Unapologetic Educational Research: Joy Gaston Gayles
The Unapologetic Educational Research webinar series engages audiences in thinking about and reflecting on what it means to conduct educational research from a standpoint that honors Black lives in the research process, while also disrupting racism and white supremacy. Given the unprecedented moment we are all experiencing, we are committed to shifting the landscape of qualitative research and using this research to shift our sociopolitical context toward racial equity and justice.
In this webinar, Joy Gaston Gayles, professor of higher education at North Carolina State University, will share how to use critical perspectives to inform research and practice.
It's no secret that racism and systemic bias are interwoven into the fabric of American society. If not careful, researchers and policymakers can become passive participants in producing research findings, policies and practices that sustain these inequitable systems and oppressive structures over time. Critical theories and perspectives give researchers tools to “see” what is often unseen, dismissed, and harmful to all of us. This talk will highlight some of the dangers in educational research that perpetuate inequities in education and society and work against anti-racism ideology and initiatives. The talk will conclude by challenging us to take risks (unapologetically) to disrupt the status quo to inform better research, policies and practices that are more equitable and just.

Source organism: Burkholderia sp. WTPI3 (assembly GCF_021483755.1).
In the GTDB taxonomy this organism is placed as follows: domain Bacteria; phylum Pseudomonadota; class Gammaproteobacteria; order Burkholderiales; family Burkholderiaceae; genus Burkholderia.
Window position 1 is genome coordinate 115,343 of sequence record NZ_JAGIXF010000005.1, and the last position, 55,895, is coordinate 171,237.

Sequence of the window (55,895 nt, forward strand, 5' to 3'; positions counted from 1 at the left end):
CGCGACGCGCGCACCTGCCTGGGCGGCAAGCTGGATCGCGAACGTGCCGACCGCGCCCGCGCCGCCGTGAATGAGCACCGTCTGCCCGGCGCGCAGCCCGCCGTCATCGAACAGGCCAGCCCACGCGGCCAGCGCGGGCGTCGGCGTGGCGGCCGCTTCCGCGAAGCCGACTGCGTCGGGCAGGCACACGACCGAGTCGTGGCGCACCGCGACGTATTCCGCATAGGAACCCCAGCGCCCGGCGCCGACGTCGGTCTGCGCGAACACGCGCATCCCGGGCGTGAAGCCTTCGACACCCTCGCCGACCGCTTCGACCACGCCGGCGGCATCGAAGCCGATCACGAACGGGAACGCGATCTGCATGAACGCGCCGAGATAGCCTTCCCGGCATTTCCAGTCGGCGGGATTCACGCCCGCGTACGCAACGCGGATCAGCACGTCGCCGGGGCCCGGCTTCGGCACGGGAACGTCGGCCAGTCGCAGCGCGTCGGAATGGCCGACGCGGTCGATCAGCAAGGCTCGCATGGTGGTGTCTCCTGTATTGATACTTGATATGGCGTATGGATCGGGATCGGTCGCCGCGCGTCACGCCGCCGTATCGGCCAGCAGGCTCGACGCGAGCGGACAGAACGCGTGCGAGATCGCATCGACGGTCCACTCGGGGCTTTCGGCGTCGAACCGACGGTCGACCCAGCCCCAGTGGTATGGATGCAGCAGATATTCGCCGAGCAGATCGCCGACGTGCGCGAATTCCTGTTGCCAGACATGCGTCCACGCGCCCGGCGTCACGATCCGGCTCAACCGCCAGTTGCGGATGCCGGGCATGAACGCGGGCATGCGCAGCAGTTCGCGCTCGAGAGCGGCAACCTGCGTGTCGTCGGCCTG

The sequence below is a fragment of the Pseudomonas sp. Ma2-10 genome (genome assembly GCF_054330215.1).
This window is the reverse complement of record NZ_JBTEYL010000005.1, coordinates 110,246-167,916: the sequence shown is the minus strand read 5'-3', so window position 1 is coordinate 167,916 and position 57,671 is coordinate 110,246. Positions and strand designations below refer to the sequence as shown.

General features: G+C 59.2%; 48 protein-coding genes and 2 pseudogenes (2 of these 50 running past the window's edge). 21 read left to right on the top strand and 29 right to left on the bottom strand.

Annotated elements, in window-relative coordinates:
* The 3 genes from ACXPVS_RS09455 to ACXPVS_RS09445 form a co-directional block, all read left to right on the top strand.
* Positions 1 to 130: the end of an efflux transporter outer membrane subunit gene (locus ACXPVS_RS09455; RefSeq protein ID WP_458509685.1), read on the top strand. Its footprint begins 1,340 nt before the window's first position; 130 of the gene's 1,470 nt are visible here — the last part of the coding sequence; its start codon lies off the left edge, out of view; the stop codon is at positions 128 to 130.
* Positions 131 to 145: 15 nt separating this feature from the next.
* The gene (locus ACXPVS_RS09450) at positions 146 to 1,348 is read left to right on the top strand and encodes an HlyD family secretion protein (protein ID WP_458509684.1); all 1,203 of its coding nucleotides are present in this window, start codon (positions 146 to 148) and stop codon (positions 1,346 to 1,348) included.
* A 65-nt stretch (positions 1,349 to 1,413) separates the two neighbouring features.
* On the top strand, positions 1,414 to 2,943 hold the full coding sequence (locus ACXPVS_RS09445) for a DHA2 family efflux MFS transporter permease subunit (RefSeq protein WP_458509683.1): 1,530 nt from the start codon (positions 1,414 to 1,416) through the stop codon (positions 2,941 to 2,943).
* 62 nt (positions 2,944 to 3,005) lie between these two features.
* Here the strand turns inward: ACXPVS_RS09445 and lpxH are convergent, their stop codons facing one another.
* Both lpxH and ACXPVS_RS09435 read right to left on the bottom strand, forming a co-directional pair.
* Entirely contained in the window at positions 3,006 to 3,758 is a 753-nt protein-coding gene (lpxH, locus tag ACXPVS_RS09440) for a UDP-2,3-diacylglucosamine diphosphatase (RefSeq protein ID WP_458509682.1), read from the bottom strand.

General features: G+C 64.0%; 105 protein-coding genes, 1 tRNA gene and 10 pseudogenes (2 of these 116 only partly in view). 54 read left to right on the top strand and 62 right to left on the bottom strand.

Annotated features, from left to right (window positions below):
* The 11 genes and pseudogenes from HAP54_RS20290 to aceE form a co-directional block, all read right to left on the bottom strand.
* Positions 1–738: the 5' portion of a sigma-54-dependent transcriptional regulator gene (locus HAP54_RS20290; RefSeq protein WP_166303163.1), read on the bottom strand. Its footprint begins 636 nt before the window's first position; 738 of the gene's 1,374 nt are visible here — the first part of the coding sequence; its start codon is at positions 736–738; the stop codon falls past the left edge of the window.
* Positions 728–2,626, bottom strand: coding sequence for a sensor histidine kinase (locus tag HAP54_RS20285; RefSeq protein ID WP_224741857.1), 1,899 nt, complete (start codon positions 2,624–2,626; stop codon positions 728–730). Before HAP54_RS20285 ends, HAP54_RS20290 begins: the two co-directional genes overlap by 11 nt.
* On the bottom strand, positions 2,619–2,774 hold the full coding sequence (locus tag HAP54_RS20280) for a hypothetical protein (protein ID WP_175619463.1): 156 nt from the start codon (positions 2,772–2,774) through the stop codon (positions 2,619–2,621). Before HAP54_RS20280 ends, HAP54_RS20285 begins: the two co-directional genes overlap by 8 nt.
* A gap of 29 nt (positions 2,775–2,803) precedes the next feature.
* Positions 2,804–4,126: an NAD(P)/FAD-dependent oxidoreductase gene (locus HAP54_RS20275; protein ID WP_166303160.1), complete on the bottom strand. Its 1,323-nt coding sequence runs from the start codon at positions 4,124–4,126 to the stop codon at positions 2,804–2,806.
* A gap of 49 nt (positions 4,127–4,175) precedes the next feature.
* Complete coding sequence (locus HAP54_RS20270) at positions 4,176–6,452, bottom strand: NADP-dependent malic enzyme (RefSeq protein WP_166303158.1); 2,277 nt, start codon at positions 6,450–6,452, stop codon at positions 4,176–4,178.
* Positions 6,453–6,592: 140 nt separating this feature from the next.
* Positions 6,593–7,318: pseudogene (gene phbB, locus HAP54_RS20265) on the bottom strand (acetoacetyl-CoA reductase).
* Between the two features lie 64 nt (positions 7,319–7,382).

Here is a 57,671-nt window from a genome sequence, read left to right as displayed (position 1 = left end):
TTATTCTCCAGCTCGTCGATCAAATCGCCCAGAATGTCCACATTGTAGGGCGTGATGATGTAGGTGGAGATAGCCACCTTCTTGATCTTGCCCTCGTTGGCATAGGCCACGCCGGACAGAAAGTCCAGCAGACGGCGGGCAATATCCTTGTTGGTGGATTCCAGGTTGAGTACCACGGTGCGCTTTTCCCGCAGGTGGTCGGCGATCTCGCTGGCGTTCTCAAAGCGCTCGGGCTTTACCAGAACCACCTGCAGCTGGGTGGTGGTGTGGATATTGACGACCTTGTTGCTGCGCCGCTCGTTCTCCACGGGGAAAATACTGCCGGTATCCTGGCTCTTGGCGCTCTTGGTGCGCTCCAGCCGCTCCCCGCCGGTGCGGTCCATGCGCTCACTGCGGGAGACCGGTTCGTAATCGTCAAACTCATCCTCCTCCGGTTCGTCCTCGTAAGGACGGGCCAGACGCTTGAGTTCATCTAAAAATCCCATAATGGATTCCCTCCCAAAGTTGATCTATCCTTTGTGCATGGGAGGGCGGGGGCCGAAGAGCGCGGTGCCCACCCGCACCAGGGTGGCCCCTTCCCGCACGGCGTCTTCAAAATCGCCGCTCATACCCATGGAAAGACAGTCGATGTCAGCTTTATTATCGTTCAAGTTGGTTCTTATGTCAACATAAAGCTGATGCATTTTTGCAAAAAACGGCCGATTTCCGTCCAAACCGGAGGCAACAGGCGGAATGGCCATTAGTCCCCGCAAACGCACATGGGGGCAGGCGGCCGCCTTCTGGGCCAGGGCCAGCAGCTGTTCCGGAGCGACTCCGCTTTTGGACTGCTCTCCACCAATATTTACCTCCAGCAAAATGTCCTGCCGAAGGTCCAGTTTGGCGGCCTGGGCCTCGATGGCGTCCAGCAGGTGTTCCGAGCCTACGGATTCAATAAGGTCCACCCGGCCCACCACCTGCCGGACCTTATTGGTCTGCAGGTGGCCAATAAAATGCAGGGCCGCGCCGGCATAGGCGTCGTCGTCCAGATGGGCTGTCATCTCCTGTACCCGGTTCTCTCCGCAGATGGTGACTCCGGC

Joy Gaston Gayles
Senior Advisor for Advancing Diversity, Equity, and Inclusion
Program Coordinator and Professor of Higher Education
North Carolina State University, Dept. of Educational Leadership Policy, and Human Development
Gayles is nationally recognized through her service as a member of the National Center for Faculty Development and Diversity (NCFDD), the largest center for faculty development in the country. Gayles conducts workshops, facilitates webinars, and serves as a faculty coach for the center. She is currently a board member for the Association of the Study of Higher Education (ASHE) and served as Associate Editor for the Journal of Student Affairs Research and Practice (JSARP).